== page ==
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Community Views: Managing Brain Fog

Living with narcolepsy involves managing a variety of symptoms. The most common symptoms are excessive daytime sleepiness, cataplexy, and sleep paralysis.1

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Many people with narcolepsy also experience brain fog. Brain fog is the inability to focus or concentrate on conversations or tasks. Seeking to shed more light on this symptom, we recently turned to our Facebook community and asked: “Is brain fog something you experience? How do you deal with it?”

Here are some of the helpful reflections you shared.

Write it down

Many of you shared that you compensate for the brain fog by writing things down. Calendars, sticky notes, whiteboards, chalkboards, notebooks, phone apps – no matter what you use, writing helps you keep track when you cannot trust your brain to remember an appointment or password.

“The most effective thing for me is having a whiteboard hanging up on my bedroom wall. This way, I can rub things out easily, write quickly, and it’s always visible.”

“Post-its placed where I’ll see them is what helps me.”

“Lots of notes, calendar entries, and read-aloud functions on computer apps.”

Dealing with the fear of early-onset dementia

When unfamiliar with the concept of brain fog, the symptoms can be terrifying. Forgetting words, blanking on names or appointments, or the inability to remember a conversation from 5 minutes prior often result in worry about dementia. While it is always important to rule out that possibility with a doctor, many of you were relieved by this discussion about brain fog.

“When I get brain fog, I get very scared thinking I am going to have dementia or Alzheimer’s at a young age.”

“Thank you for commenting on brain fog. I thought I was on my way to the dementia unit I work on!”

“It was actually a relief to know there is a legitimate reason for it. For someone who never forgot anything, it concerned me when I started being unable to remember things.”

Diet and exercise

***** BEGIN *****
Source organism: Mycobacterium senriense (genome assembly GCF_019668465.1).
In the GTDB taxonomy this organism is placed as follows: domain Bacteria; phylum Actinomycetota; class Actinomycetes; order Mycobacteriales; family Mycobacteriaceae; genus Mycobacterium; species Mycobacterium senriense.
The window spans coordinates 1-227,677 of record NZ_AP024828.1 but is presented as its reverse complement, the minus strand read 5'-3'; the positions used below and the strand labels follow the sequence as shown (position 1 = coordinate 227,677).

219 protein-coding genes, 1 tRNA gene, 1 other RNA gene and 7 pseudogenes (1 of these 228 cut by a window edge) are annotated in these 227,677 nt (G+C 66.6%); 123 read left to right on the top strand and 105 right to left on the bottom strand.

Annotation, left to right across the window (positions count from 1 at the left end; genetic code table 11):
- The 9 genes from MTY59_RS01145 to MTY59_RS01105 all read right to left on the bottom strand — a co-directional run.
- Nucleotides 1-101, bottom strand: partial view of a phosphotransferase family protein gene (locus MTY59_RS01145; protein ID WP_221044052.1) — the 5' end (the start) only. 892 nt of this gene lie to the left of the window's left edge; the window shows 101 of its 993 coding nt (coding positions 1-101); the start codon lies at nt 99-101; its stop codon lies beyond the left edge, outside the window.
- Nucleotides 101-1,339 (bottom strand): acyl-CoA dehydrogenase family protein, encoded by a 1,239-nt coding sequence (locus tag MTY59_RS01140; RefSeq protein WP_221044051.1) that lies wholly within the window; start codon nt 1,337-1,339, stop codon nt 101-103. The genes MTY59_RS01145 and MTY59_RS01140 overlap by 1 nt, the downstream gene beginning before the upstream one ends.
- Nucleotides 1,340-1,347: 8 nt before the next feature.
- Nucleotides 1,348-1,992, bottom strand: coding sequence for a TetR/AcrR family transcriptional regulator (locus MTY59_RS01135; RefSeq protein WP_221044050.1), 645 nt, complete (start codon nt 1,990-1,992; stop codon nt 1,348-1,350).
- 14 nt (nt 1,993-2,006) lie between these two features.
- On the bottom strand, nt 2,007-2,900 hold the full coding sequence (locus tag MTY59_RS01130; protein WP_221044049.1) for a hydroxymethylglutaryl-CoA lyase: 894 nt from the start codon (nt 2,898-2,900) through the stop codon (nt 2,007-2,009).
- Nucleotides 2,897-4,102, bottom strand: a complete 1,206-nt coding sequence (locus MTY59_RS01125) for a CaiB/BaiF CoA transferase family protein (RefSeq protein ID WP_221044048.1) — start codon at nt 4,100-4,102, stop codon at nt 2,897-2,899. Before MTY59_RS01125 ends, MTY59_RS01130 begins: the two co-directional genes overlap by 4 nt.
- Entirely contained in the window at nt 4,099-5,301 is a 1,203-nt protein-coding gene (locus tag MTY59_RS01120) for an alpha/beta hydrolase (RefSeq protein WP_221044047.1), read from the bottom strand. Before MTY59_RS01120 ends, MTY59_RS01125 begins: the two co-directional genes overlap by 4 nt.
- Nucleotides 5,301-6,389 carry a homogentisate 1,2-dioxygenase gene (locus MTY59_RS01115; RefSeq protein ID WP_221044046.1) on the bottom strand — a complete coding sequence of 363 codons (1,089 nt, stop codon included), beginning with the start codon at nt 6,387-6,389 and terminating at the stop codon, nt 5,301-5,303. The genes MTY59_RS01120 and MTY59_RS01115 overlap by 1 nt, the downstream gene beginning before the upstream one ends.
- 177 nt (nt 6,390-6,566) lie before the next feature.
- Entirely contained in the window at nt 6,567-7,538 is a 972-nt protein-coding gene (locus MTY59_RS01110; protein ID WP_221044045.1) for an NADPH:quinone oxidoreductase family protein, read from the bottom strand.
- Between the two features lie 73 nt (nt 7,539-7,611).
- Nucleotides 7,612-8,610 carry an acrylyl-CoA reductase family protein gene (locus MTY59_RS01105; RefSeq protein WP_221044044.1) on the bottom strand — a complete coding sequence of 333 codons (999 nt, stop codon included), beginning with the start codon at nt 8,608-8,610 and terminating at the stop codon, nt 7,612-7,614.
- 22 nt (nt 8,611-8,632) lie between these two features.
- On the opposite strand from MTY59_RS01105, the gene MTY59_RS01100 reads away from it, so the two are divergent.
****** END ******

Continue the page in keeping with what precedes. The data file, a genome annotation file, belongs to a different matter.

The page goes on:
Reaching for a pick-me-up also helps many of you cope when brain fog sets in. Sugar and caffeine can provide the boost you need to get you through the sluggish feeling. You also shared that maintaining a healthy diet and exercise routine can mitigate foggy episodes.

“Upwards of 1000 mg daily of caffeine.”

“If I eat healthier, like my ‘super salads,’ both my physical and mental energy can go up significantly.”

“Really no way to deal with it, other than reach for caffeine or something sweet.”

“Stretch, stand, water, and exercise.”

Find a way to laugh

Many of you shared that you choose humor to cope with the embarrassment of brain fog. You feel self-conscious asking to repeat a question, forgetting words, and missing chunks of a conversation. Often the easiest way to cope is with humor.

“I made jokes to deal.”

“I often make a joke out of it if I have to ask about something a second or third time. Something along the lines of getting older. Many times, I find that is easier than trying to explain narcolepsy.”

Radical acceptance

Acknowledging that you have brain fog and extending compassion to yourself without judgment or frustration is an approach some of you shared. Narcolepsy is part of you. Some days that means symptoms slow down your mental capacity, and that is okay.

“First thing is to try to practice realistic self-talk. Today feels slower. Get comfortable with 'I don’t know' as an answer. It’s good to communicate that you need extra support and will likely ask tasks to be repeated.”

“When I find myself forgetting things, I stop where I am, take a deep breath, take a couple of seconds to get myself together, and try to keep going.”

We are grateful to everyone for engaging with this prompt! Thank you for the insights you provided.

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